What killed the Chevrolet Volt? 6 plausible factors (and a couple of dubious ones)
For a vehicle billed as the savior of General Motors not that long ago, amid the darkest days of the recession and the automotive industry crisis, the Chevrolet Volt will be making a quiet departure amid an industry-wide turn away from sedans and toward SUVs, trucks and crossovers. GM announced last week that the Volt will exit production in 2019, along with the Chevrolet Impala, Buick LaCrosse and Cadillac CT6, signaling a major shift in long-term planning for the end of the decade and beyond. While the departure of large sedans was expected and somewhat overdue, especially as it concerns Cadillac's overlapping lineup, the planned departure of the second-generation Volt on March 1, 2019 will close a chapter that the automaker did not expect to end this way just a few years ago.
The first-generation Volt debuted in 2010 following an intense development cycle that saw GM engineers push battery technology to its limit at the time, pairing a 1.4-liter gasoline engine with a 16-kWh lithium-ion battery and wrapping the plug-in hybrid in a sleek and futuristic hatchback body. The first example rolled out of the Hamtramck plant on November 30, 2010, a year after GM negotiated a bankruptcy minefield that saw the closure of a number of brands within a relatively short period of time and had caused considerable strain on the automaker and the industry. The first-generation Volt won an impressive roster of awards in its first two years on sale, despite a high sticker price of $41,720 prior to any EV credits, and projections of unprofitability for the automaker. For overseas markets, the Volt was offered as the Opel Ampera in Europe, Buick Velite in China and Holden Volt in Australia, keeping the Chevy badge elsewhere.
The second-generation Volt debuted at the 2015 Detroit auto show amid a significantly different automotive landscape than just five years prior. The Volt went on sale as a 2017 model year vehicle due to a staggered rollout that began in California and then spread to other states. It boasted a greater pure-electric range, increased energy storage and a progressive gain in mpg numbers, plus a markedly lower starting price of $33,995 before any credits and incentives.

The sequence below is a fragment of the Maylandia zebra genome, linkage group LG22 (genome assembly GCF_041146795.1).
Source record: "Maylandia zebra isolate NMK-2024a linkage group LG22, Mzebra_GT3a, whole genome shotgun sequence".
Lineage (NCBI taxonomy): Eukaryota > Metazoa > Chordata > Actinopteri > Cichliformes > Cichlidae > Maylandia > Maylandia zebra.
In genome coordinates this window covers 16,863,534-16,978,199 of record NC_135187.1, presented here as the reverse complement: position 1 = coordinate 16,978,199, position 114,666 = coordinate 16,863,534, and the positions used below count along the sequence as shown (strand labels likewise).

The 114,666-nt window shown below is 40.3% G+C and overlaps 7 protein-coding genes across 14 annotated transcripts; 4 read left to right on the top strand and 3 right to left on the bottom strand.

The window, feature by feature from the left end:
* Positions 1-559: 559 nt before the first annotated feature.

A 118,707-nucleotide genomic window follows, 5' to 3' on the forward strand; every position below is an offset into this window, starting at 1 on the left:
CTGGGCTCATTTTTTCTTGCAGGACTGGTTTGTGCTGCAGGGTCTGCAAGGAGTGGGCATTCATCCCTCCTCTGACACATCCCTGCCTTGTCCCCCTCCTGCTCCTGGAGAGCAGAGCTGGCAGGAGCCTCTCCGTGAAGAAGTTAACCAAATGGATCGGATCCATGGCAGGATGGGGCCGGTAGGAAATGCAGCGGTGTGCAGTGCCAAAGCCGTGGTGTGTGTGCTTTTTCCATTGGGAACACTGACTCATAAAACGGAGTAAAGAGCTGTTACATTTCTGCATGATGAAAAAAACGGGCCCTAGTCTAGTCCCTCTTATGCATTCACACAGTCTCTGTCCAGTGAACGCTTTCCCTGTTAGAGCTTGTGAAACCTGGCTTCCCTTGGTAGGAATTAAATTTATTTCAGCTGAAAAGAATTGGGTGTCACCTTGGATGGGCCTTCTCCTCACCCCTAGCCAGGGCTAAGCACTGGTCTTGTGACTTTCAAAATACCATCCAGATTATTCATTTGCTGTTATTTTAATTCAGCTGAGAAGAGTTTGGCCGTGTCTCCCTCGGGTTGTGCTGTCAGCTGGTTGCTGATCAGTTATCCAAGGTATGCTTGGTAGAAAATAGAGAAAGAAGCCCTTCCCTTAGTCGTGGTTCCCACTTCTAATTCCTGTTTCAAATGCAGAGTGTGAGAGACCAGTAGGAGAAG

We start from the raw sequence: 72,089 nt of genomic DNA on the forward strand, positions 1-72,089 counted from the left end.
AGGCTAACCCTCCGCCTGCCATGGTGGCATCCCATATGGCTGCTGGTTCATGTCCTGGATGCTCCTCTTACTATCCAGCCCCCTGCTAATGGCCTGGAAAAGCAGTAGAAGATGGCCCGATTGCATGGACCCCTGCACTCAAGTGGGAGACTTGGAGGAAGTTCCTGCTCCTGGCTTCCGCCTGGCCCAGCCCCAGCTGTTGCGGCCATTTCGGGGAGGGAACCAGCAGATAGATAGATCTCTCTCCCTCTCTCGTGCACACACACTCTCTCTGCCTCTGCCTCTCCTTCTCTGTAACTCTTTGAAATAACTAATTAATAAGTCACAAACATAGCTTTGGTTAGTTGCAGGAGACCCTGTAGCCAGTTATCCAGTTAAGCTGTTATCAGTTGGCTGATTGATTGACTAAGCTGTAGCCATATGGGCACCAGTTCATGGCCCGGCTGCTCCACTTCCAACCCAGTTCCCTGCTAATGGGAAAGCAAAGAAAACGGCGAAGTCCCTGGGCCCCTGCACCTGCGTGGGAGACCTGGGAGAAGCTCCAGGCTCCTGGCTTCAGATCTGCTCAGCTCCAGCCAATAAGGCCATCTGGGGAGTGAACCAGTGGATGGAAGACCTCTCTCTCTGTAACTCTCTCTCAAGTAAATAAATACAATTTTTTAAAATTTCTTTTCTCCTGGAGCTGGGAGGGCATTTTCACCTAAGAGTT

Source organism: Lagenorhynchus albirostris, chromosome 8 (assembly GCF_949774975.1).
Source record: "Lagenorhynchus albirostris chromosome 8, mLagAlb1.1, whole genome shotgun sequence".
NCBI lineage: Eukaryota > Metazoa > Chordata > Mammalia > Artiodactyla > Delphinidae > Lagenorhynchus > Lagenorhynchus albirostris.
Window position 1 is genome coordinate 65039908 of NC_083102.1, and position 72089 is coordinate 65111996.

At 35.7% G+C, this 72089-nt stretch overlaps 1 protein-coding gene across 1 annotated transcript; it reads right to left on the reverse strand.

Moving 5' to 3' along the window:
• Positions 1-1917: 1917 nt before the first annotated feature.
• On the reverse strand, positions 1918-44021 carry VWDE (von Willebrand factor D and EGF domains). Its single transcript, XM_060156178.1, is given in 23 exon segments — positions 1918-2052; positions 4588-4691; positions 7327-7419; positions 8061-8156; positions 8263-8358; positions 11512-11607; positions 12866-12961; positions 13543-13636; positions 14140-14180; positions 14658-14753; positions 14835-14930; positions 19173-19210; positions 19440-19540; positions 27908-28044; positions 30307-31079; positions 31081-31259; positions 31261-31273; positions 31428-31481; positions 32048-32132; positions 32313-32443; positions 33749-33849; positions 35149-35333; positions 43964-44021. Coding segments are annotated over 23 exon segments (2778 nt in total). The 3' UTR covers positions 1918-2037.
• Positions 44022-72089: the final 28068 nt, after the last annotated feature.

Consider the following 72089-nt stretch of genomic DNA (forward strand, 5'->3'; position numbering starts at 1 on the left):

Ultimately, the untimely demise of the Volt cannot be pinned on any one factor, but rather a significant number of fairly recognizable "usual suspects" that eroded the business case for its continued production since its launch, leading to an outcome that will no doubt continue to be studied for years to come.
1. Sales in the "recovery" years
For a vehicle billed as the GM car of the next decade, the Volt arrived amid a cratered auto sales landscape with a fairly significant sticker price, offset somewhat by a delayed tax credit. 2011 was the first full year of production, with the Volt recording 7,671 sales in the U.S. despite a fairly modest target of 10,000 units in its first year. The following model year turned out to be the high water mark for the first-gen model, with Chevrolet selling 23,461 examples of the Volt stateside. Sales dipped a little in 2013, with the Volt recording 23,094 sales in the U.S., and dropped a little more sharply in 2014 with 18,805 units sold. The final year first-gen model saw 15,393 Volts find new homes in the U.S. -- expectedly depressed by the impending promise of a new version.
Canada turned out to be the second-biggest market for the Volt, but annual sales peaked sharply at 1,521 units in 2014. For a Prius -ighter, all of these numbers were not quite what was hoped.
The second generation experienced a peak in sales for the 2016 model year, which saw 24,739 units find new homes in the U.S. Indeed, 2016 proved to be the high water mark for the second-gen Volt as sales fell by about 4,000 units to 20,349 in 2017, and by approximately 7,000 units down to 13,243 for 2018.
The Volt faced the challenge of being designed and engineered in one economic climate, to arrive on sale in a vastly different one. The impact of the economic downturn that occured halfway through the Volt's gestation cannot be overstated -- the company barely made it out alive -- but the Volt still had to contend with a different landscape when it went on sale. It helped that new cars sales favored fuel-sipping models, but the Volt's sticker price did not make it a popular alternative to something like a used Prius, or any used car for that matter. Consumers simply delayed car purchases, and even though the Volt's initial $41,725 price was cut significantly during its product cycle, it still had to compete with the more affordable Prius and a vast glut of used gas and diesel cars. By the 2018 model year the base Volt remained $10,000 dearer than the base Prius.
3. Gasoline prices
Third, the level of oil production and gasoline prices that were predicted for the middle of the 2010s did not materialize in the U.S., thanks to a significant surge in domestic production that saw the U.S. overtake Saudi Arabia in oil production by the Volt's second generation -- a scenario that was borderline implausible a decade prior, unless one assumed that Saudi Arabia was going to run out of oil. The relatively low gas prices had a number of effects, most of which depressed the growth of EVs and hybrids as segments during this time and which persist to this day. The established players like the Prius remained and were even joined by a couple more contenders, but hybridized versions of the Chevy Tahoe were clearly not the direction that EV and hybrid fans were hoping for.